New program targets alcohol abuse and nonconsentual sex on campus

Michelle Whitmore

Kayla Friedrich

Michelle Whitmore

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After receiving a grant from the Vermont Department of Health, Johnson State College is introducing an online, mandatory program to freshman and transfer students in an effort to reduce alcohol abuse and sexual violence on campus.

High-risk drinking has, in recent decades, become a factor in college life that can jeopardize students’ chances at academic success, according to recent studies.

Alcohol misuse can also lead to sexual abuse. Data from the National Institute of Justice shows that one in five college women, and 1 in 16 college men, will experience some form of nonconsensual sexual activity by graduation.

AlcoholEdu is a 2.5-hour, interactive program with an online platform designed for all students, whether they drink frequently or not at all. The point is to inform students about the dangers of drinking by taking their personal situations into account and then offering advice.

The program also incorporates Haven, which is sandwiched in the middle of the AlcoholEdu curriculum, to reduce sexual violence. “Everfi, the company we purchased the program from, has been very much a part of high school and higher education for several years,” says Assistant Dean of Students Michele Whitmore.  “When I first started here at Johnson, 19 years ago, they were known as ‘Outside the Classroom,’ and within their company structure they’ve hired research experts…to put together strategies to help educate our high school and college-age students on keeping themselves and their peers safe.”

According to Everfi, most of the research that it has is based on other colleges administering the course, as over 500 campuses across the nation and 36 percent of all first-year students at America’s four-year higher education institutions use the program.

“AlcoholEdu for College is the only online alcohol prevention program that was designed for population-level prevention,” says Johnson State’s correspondent at Everfi, C.W. Estoff. “Its personalized approach provides an experience that impacts both individual behavior and campus culture, reducing your institutional risk.”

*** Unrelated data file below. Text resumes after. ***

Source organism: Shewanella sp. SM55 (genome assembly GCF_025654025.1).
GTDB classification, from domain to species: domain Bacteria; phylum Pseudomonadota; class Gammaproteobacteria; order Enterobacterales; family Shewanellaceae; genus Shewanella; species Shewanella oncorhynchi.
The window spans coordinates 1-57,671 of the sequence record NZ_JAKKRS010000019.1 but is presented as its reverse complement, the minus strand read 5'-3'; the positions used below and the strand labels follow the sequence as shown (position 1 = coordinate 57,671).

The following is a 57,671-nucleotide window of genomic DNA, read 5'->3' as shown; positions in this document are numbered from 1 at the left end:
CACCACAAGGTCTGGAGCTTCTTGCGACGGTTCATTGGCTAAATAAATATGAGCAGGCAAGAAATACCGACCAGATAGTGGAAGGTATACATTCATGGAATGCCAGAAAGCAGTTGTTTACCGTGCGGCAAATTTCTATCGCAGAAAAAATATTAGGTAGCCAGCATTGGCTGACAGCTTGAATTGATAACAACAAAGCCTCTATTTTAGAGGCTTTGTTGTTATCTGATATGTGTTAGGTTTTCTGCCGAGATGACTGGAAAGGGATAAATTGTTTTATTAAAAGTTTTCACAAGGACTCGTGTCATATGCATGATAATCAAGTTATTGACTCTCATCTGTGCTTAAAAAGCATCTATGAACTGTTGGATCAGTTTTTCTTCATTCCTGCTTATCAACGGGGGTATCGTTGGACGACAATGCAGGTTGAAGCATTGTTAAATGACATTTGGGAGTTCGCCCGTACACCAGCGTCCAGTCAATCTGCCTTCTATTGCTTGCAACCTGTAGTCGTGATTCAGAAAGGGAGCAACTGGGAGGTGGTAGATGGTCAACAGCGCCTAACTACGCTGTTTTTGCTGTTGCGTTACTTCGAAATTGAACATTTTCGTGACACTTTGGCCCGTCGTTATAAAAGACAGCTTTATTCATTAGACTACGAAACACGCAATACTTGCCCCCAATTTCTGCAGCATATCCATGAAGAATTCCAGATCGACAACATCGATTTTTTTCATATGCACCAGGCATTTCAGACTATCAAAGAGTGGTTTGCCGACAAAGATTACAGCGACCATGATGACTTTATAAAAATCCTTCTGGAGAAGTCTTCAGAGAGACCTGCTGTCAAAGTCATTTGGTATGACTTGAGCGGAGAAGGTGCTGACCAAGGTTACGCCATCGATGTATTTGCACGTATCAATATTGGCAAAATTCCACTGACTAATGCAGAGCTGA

Students receive a code that is specific to the college they attend, and input their username. Once logged on, the program engages a series of visual and audio clips as well as case-studies that will take students through different scenarios within the college setting. After each, it will ask how they would have reacted, and whether they have or have had any personal experience with alcohol.

For students who are found in violation of alcohol policies or caused harm to themselves or others when drinking, the college is also implementing a program called Alcohol Sanctions, and they will receive what Everfi calls a “Brief Motivational Intervention.”

BMI is an approach providing online personalized feedback to students via AlcoholEdu’s “Alcohol Innerview” tool, typically before they go to a session with a counselor.

According to Whitmore, the administration is also encouraging all student leaders to take the program.  “It’s a separate log-in code, and anyone on campus can take it. I think all of us can use a little education on making sure our relationships are safe and healthy,” she says.

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